Python 3rdparty Pattern
In general, we use the 3rdparty idiom to organize dependencies on code from outside the source tree. This document describes how to make this work for Python code.
Your Python code can pull in code written elsewhere. Pants fetches code via a library that uses pip-style specifications (name and version-range).
To keep all of your code depending on the same versions of third-party
Python artifacts, you might use the idiom of keeping them in a directory
3rdparty/python. If your organization has many such
dependencies, you might arrange them in several directories: this can
ease later "git detective work" when finding out who changed a version.
(Pants itself doesn't have many Python dependencies; thus, we haven't split its
into many directories.)
To define some third-party dependencies, use a
python_requirements in your
file and make a pip
requirements.txt file in the same directory.
3rdparty/python/BUILD file might look like:
ansicolors==1.0.2 asttokens==1.1.13 beautifulsoup4>=4.6.0,<4.7 cffi==1.11.1 configparser==3.5.0 ; python_version<'3' contextlib2==0.5.5 coverage>=4.5,<4.6 docutils>=0.12,<0.13 fasteners==0.14.1 faulthandler==2.6 ; python_version<'3' future==0.16.0 futures==3.0.5 ; python_version<'3' grpcio==1.16.1 Markdown==2.1.1 mock==2.0.0 packaging==16.8 parameterized==0.6.1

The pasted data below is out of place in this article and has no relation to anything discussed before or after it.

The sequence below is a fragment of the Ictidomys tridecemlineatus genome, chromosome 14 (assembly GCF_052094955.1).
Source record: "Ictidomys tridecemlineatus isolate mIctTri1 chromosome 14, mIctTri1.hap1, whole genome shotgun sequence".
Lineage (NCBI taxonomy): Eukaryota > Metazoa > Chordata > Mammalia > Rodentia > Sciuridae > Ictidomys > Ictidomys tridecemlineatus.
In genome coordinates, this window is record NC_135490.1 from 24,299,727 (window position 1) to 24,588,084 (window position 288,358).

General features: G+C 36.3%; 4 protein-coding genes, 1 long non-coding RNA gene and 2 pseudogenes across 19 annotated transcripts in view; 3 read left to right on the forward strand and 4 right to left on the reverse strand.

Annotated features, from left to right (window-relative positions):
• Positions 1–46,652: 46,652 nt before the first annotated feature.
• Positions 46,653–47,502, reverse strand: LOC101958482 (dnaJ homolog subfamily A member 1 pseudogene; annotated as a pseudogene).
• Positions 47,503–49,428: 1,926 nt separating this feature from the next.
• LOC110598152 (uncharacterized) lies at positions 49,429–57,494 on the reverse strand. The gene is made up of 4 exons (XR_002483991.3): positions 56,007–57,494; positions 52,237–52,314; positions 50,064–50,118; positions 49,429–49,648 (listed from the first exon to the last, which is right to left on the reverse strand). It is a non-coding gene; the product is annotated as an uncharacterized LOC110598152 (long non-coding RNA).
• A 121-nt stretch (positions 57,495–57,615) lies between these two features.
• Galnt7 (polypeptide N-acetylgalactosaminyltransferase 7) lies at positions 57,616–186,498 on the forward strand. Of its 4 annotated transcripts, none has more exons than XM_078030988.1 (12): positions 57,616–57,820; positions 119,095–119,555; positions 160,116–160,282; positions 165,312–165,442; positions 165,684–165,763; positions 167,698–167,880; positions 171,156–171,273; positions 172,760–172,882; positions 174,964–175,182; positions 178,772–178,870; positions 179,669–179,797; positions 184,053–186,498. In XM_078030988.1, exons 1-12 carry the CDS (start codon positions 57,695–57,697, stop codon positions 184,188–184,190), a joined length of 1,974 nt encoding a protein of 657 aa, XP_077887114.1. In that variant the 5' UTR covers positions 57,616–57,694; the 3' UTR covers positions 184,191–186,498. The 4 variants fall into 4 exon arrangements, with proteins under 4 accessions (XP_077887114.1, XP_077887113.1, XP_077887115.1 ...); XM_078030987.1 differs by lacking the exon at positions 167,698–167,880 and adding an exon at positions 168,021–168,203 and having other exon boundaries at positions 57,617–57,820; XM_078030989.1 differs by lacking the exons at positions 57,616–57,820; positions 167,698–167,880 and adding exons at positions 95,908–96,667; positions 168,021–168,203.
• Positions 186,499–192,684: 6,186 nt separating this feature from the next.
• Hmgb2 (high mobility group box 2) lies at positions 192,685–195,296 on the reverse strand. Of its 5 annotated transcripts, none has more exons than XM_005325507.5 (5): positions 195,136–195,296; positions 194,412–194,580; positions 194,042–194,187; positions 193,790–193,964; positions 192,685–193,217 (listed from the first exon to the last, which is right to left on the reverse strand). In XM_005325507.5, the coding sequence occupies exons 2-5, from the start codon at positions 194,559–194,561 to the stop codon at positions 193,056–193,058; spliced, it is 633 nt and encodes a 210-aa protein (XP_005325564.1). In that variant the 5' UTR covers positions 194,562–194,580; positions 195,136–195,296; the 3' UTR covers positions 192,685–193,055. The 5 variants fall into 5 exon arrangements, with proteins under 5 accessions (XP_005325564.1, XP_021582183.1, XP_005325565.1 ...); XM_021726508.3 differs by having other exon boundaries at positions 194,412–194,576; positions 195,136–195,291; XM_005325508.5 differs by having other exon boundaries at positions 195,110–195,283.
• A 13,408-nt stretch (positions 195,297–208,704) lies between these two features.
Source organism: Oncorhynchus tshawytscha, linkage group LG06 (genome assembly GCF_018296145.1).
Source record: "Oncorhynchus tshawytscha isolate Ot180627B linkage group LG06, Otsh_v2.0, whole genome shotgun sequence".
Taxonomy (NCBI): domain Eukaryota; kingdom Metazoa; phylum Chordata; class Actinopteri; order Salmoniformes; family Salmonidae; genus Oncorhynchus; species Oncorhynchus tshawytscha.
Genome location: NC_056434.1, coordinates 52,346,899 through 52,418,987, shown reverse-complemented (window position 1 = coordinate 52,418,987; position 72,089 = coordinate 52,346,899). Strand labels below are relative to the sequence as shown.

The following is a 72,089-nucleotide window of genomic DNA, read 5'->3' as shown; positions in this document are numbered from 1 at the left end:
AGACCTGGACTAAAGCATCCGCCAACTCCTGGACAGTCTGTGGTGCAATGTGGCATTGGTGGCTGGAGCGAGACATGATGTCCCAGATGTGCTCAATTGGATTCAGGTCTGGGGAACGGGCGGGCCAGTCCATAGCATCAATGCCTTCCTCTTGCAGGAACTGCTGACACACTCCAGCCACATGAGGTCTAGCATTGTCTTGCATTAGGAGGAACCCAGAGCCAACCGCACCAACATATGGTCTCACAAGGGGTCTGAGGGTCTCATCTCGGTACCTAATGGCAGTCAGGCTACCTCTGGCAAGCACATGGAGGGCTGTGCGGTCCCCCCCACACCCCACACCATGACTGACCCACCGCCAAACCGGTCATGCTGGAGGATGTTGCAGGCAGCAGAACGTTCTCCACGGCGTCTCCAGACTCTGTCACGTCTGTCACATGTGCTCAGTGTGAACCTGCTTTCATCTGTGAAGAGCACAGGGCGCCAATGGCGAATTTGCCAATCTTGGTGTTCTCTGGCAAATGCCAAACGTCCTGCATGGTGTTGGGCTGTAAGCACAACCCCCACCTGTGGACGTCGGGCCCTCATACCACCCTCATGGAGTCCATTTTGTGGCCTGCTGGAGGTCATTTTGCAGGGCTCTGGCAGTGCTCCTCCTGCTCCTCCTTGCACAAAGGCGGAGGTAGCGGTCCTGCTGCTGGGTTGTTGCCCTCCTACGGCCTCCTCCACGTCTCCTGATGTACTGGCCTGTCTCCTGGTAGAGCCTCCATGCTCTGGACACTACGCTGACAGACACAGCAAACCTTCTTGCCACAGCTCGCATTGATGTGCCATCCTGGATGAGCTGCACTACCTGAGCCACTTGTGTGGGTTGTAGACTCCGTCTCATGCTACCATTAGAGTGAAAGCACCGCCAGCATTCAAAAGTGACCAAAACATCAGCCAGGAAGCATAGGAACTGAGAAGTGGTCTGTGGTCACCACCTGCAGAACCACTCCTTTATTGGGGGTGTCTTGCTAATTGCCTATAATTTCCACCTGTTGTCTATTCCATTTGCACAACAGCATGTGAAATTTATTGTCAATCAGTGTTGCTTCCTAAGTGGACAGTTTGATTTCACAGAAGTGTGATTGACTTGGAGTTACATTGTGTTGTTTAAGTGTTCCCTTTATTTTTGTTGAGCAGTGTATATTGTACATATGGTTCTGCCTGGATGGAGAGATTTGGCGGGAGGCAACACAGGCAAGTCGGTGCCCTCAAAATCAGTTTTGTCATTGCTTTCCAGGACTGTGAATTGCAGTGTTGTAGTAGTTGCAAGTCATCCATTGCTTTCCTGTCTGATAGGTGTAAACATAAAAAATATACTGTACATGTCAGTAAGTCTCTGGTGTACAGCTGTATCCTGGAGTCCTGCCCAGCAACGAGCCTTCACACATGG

python_requirements defines a named target for each line in the
requirements.txt line. For example, a line like
requirements.txt defines a target named
ansicolors that pulls in
ansicolors version 1.0.2.
python_requirement_library and python_requirement:
python_requirement_library( name='beautifulsoup', requirements=[ python_requirement(name='beautifulsoup', requirement='BeautifulSoup==3.2.0'), ])
Your Code's BUILD File
In your code's
BUILD file, introduce a dependency on the
python_library( dependencies=[ '3rdparty/python:ansicolors', ], )
Then in your Python code, you can
import from that package:
from colors import green
Managing dependencies for multiple platforms
If you're building a python binary for use on multiple platforms, you might have 3rd-party
dependencies that rely on platform-specific code. In addition to specifying the platforms
with which your binary is intended to be compatible in the
platforms field of your
python_binary target, you will need to make
wheel files for each package
and platform available at build time.
Pants will look for those files in the location specified in the
in pants.ini. It can understand either a simple local directory of .whl files or a "find links"-friendly
webpage of links formatted like so:
If you opt for the local directory method under version control, you may want to use git-lfs or similar to avoid storing large binaries in your repository. If you opt for a hosted solution, Github pages may be helpful.